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Method I am unit testing checks for a session variable like

if(Session["somevar"] != null)
{
   // rest of the code
}

In my test, not able to get rid of this since Session is null, it's throwing null referrence exception.

To bypass this, I have tried mocking it like below but no luck

System.Web.Moles.MHttpContext.AllInstances.SessionGet = (HttpContext cntx) =>
{ return (HttpSessionState)cntx.Session["somevar"]; }

I even tried method mention here to simulate HttpContext and then doing below

HttpContext.Current = new HttpContext(workerRequest);
HttpContext.Current.Session["somevar"] = value;

But again no luck. This time, though the HttpContext.Current is not null but HttpContext.Current.Session and hence throws null ref exception.

Any idea how can I mock this/by pass this in my test [Without using any external DLL or main code change. Sorry, but can't afford to do so].

Thanks and appreaciate lot your help.

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1 Answer 1

up vote 4 down vote accepted

Update 2013:

The bad news now is that the Moles framework was a Microsoft Research (MSR) project, and will not be supported in Visual Studio 2012. The great news is that Microsoft has now integrated the MSR project into the mainline framework as Microsoft Fakes.

I found an article that solves the problem you had, using the Fakes framework instead of the Moles framework:

http://blog.christopheargento.net/2013/02/02/testing-untestable-code-thanks-to-ms-fakes/

Here's an updated version of my previous answer that uses the Fakes framework instead of Moles.

using System.Web.Fakes;

// ...

var sessionState = new Dictionary<string, object>();

ShimHttpContext.CurrentGet = () => new ShimHttpContext();
ShimHttpContext.AllInstances.SessionGet = (o) => new ShimHttpSessionState
{
    ItemGetString = (key) =>
    {
        object result = null;
        sessionState.TryGetValue(key, out result);
        return result;
    }
};

You might even be able to make it look more like the Moles version I posted before, though I haven't tried that out yet. I'm just adapting the article's code to my answer :)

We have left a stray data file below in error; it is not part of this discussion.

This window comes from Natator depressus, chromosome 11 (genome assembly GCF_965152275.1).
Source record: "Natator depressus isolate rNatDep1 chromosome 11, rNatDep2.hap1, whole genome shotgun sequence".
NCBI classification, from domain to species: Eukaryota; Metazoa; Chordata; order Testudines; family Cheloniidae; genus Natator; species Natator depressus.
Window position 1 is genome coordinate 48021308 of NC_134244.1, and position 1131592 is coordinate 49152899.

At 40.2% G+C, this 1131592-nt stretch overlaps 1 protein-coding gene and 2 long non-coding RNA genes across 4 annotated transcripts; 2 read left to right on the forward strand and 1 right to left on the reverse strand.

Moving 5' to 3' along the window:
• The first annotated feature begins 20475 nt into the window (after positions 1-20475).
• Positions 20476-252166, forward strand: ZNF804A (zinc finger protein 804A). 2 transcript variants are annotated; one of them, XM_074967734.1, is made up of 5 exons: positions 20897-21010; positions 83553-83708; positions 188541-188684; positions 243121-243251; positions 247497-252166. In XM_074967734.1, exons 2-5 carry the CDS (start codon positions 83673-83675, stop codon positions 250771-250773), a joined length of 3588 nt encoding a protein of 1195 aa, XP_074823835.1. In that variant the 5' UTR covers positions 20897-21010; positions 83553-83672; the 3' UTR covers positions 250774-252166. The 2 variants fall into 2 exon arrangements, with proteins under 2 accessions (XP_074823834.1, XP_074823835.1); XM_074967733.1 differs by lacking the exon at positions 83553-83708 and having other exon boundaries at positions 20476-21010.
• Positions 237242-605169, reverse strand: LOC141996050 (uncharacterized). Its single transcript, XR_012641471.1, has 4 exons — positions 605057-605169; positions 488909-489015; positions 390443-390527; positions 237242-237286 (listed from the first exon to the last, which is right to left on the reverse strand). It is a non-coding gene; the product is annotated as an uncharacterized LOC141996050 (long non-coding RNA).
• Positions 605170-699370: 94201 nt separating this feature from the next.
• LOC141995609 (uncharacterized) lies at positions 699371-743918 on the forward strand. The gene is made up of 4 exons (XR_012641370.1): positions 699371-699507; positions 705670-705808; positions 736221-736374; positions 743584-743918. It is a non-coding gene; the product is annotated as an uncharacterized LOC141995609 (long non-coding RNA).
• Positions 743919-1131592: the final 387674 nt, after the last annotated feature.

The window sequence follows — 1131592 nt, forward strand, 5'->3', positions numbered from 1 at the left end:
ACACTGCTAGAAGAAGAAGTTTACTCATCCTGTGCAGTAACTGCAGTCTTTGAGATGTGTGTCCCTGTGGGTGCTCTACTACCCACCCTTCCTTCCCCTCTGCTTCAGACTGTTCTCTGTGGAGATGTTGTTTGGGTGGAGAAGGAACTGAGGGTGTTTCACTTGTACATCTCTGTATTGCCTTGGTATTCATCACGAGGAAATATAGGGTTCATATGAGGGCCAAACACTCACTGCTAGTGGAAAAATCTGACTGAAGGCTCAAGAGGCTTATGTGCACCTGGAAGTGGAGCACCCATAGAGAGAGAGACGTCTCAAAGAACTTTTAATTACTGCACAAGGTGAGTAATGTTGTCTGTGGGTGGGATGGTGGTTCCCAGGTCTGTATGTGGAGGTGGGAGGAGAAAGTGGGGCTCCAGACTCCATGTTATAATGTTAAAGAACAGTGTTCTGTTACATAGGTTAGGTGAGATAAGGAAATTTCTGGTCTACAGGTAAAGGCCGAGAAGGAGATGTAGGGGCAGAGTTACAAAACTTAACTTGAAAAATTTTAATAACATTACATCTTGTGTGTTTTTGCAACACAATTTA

Before 2013 edit:

You said you want to avoid changing the code under test. While I think it should be changed, as directly accessing session state like that is a bad idea, I can understand where you're coming from (I was in test once...).

I found this thread describing how someone moled both HttpContext and HttpSessionState to get around this problem.

Their code ended up looking like this:

MHttpContext.CurrentGet = () => new MHttpContext
{
    SessionGet = () => new MHttpSessionState
    {
        ItemGetString = (key) =>
        {
            if (key == "some")
                return "someString"/* or any other object*/;
            else return null;
        }
    }
};

I'd go even farther and implement ItemGetString with a dictionary:

var sessionState = new Dictionary<string, object>();

MHttpContext.CurrentGet = // ...
{
    // ...
    ItemGetString = (key) =>
    {
        object result = null;
        sessionState.TryGetValue(key, out result);
        return result;
    }

Before edit:

I usually solve problems like this by encapsulating global state with an abstract class or interface that can be instanced and mocked out. Then instead of directly accessing the global state, I inject an instance of my abstract class or interface into the code that uses it.

This lets me mock out the global behavior, and makes it so my tests don't depend on or exercise that unrelated behavior.

Here's one way to do that (I'd play with the factoring a bit tho):

public interface ISessionContext
{
    object this[string propertyName] { get; set; }
}

public class ServerContext : ISessionContext
{
    public object this[string propertyName]
    {
        get { return HttpContext.Current.Session[propertyName]; }
        set { HttpContext.Current.Session[propertyName] = value; }
    }
}

public class SomeClassThatUsesSessionState
{
    private readonly ISessionContext sessionContext;

    public SomeClassThatUsesSessionState(ISessionContext sessionContext)
    {
        this.sessionContext = sessionContext;
    }

    public void SomeMethodThatUsesSessionState()
    {
        string somevar = (string)sessionContext["somevar"];
        // todo: do something with somevar
    }
}

This would require changes to your code-under-test, but it is the type of change that is good both for testability and for portability of the code.

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Sorry for delay in response but is this the only solution ... is there any possibility of achiving this without main code change at all? –  Rahul Dec 14 '11 at 10:04
    
@Rahul: If there a way to do it, Moles would be it - have you tried moleing HttpSessionState? This code is factored wrong though, hence why you're having problems testing it. I understand not being able to push it in (I come from test...), but external dependencies (like the fact that it is running in a particular type of web server, and you're accessing global variables) are where I'd make a case for it –  Merlyn Morgan-Graham Dec 14 '11 at 10:34
    
@Rahul: Check also the dupe I found and commented on the main question –  Merlyn Morgan-Graham Dec 14 '11 at 10:37
    
@Rahul: I found a post describing how to mole it. If it doesn't work, I'd push harder to get something like my original recommendation in :) –  Merlyn Morgan-Graham Dec 14 '11 at 10:47
    
This time it's perferct solution ... exactly what I wanted. I understand that, the solution you first provided is really great but I am surrounded with stuborn people :). A ton thanks and really appreaciate your help. Sorry, can't case more than one vote else surely would have. Thanks again and Have a great day. –  Rahul Dec 14 '11 at 13:09
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